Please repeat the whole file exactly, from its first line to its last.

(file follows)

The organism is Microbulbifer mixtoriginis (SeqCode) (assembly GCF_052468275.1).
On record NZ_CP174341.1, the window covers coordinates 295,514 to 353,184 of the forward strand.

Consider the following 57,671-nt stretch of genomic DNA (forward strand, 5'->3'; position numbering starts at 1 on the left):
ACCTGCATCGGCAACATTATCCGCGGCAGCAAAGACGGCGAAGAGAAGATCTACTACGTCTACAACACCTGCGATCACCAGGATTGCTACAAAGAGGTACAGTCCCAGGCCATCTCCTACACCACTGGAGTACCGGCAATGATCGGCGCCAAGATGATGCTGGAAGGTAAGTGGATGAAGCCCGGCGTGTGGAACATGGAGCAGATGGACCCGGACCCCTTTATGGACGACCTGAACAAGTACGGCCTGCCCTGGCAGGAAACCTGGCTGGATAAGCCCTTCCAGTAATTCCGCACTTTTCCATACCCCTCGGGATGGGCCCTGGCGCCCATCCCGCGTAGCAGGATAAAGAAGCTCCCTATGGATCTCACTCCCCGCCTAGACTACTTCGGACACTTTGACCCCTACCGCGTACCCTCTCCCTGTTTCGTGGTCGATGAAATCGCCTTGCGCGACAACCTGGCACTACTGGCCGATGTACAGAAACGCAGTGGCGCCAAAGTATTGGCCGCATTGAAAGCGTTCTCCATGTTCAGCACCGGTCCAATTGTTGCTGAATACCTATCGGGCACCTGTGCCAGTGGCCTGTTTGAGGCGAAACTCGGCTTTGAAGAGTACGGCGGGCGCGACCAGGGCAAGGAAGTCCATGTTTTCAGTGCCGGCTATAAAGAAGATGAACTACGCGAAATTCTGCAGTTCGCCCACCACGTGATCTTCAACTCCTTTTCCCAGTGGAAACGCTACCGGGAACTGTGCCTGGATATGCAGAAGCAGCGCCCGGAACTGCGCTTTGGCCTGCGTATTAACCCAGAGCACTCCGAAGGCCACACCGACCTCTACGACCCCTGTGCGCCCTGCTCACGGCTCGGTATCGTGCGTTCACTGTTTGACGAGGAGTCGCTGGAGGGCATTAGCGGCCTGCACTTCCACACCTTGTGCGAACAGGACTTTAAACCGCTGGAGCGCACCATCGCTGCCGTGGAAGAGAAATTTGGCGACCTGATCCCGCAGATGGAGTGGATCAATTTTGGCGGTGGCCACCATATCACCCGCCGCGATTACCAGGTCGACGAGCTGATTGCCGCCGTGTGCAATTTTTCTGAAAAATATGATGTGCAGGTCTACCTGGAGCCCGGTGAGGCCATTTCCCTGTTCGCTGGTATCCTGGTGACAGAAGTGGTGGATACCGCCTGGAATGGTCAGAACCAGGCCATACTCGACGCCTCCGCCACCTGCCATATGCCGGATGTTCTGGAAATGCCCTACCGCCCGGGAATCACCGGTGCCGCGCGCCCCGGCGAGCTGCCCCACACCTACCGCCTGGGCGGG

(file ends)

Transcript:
The organism is Microbulbifer mixtoriginis (SeqCode) (assembly GCF_052468275.1).
On record NZ_CP174341.1, the window covers coordinates 295,514 to 353,184 of the forward strand.

Consider the following 57,671-nt stretch of genomic DNA (forward strand, 5'->3'; position numbering starts at 1 on the left):
ACCTGCATCGGCAACATTATCCGCGGCAGCAAAGACGGCGAAGAGAAGATCTACTACGTCTACAACACCTGCGATCACCAGGATTGCTACAAAGAGGTACAGTCCCAGGCCATCTCCTACACCACTGGAGTACCGGCAATGATCGGCGCCAAGATGATGCTGGAAGGTAAGTGGATGAAGCCCGGCGTGTGGAACATGGAGCAGATGGACCCGGACCCCTTTATGGACGACCTGAACAAGTACGGCCTGCCCTGGCAGGAAACCTGGCTGGATAAGCCCTTCCAGTAATTCCGCACTTTTCCATACCCCTCGGGATGGGCCCTGGCGCCCATCCCGCGTAGCAGGATAAAGAAGCTCCCTATGGATCTCACTCCCCGCCTAGACTACTTCGGACACTTTGACCCCTACCGCGTACCCTCTCCCTGTTTCGTGGTCGATGAAATCGCCTTGCGCGACAACCTGGCACTACTGGCCGATGTACAGAAACGCAGTGGCGCCAAAGTATTGGCCGCATTGAAAGCGTTCTCCATGTTCAGCACCGGTCCAATTGTTGCTGAATACCTATCGGGCACCTGTGCCAGTGGCCTGTTTGAGGCGAAACTCGGCTTTGAAGAGTACGGCGGGCGCGACCAGGGCAAGGAAGTCCATGTTTTCAGTGCCGGCTATAAAGAAGATGAACTACGCGAAATTCTGCAGTTCGCCCACCACGTGATCTTCAACTCCTTTTCCCAGTGGAAACGCTACCGGGAACTGTGCCTGGATATGCAGAAGCAGCGCCCGGAACTGCGCTTTGGCCTGCGTATTAACCCAGAGCACTCCGAAGGCCACACCGACCTCTACGACCCCTGTGCGCCCTGCTCACGGCTCGGTATCGTGCGTTCACTGTTTGACGAGGAGTCGCTGGAGGGCATTAGCGGCCTGCACTTCCACACCTTGTGCGAACAGGACTTTAAACCGCTGGAGCGCACCATCGCTGCCGTGGAAGAGAAATTTGGCGACCTGATCCCGCAGATGGAGTGGATCAATTTTGGCGGTGGCCACCATATCACCCGCCGCGATTACCAGGTCGACGAGCTGATTGCCGCCGTGTGCAATTTTTCTGAAAAATATGATGTGCAGGTCTACCTGGAGCCCGGTGAGGCCATTTCCCTGTTCGCTGGTATCCTGGTGACAGAAGTGGTGGATACCGCCTGGAATGGTCAGAACCAGGCCATACTCGACGCCTCCGCCACCTGCCATATGCCGGATGTTCTGGAAATGCCCTACCGCCCGGGAATCACCGGTGCCGCGCGCCCCGGCGAGCTGCCCCACACCTACCGCCTGGGCGGG